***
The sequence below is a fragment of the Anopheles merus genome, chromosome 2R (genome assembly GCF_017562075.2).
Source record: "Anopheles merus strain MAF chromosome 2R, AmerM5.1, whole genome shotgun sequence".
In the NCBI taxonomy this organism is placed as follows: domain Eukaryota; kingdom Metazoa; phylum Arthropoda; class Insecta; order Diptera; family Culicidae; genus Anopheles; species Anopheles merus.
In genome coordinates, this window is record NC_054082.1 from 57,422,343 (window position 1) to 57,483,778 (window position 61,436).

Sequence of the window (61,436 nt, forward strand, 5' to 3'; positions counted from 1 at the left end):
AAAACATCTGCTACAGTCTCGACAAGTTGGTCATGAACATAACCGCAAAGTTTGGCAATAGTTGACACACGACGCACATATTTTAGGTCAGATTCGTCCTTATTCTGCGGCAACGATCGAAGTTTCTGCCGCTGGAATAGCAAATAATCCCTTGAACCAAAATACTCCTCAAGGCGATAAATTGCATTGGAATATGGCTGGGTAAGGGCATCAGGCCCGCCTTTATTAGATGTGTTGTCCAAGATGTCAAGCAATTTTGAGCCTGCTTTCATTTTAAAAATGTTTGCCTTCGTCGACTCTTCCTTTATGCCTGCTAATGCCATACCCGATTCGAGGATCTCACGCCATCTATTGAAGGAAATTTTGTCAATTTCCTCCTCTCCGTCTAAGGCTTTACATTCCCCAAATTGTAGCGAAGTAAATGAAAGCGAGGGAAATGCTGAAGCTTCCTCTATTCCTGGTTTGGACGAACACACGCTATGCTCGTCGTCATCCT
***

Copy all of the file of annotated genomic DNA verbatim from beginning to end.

The sequence below is a fragment of the Anopheles merus genome, chromosome 2R (genome assembly GCF_017562075.2).
Source record: "Anopheles merus strain MAF chromosome 2R, AmerM5.1, whole genome shotgun sequence".
In the NCBI taxonomy this organism is placed as follows: domain Eukaryota; kingdom Metazoa; phylum Arthropoda; class Insecta; order Diptera; family Culicidae; genus Anopheles; species Anopheles merus.
In genome coordinates, this window is record NC_054082.1 from 57,422,343 (window position 1) to 57,483,778 (window position 61,436).

Sequence of the window (61,436 nt, forward strand, 5' to 3'; positions counted from 1 at the left end):
AAAACATCTGCTACAGTCTCGACAAGTTGGTCATGAACATAACCGCAAAGTTTGGCAATAGTTGACACACGACGCACATATTTTAGGTCAGATTCGTCCTTATTCTGCGGCAACGATCGAAGTTTCTGCCGCTGGAATAGCAAATAATCCCTTGAACCAAAATACTCCTCAAGGCGATAAATTGCATTGGAATATGGCTGGGTAAGGGCATCAGGCCCGCCTTTATTAGATGTGTTGTCCAAGATGTCAAGCAATTTTGAGCCTGCTTTCATTTTAAAAATGTTTGCCTTCGTCGACTCTTCCTTTATGCCTGCTAATGCCATACCCGATTCGAGGATCTCACGCCATCTATTGAAGGAAATTTTGTCAATTTCCTCCTCTCCGTCTAAGGCTTTACATTCCCCAAATTGTAGCGAAGTAAATGAAAGCGAGGGAAATGCTGAAGCTTCCTCTATTCCTGGTTTGGACGAACACACGCTATGCTCGTCGTCATCCT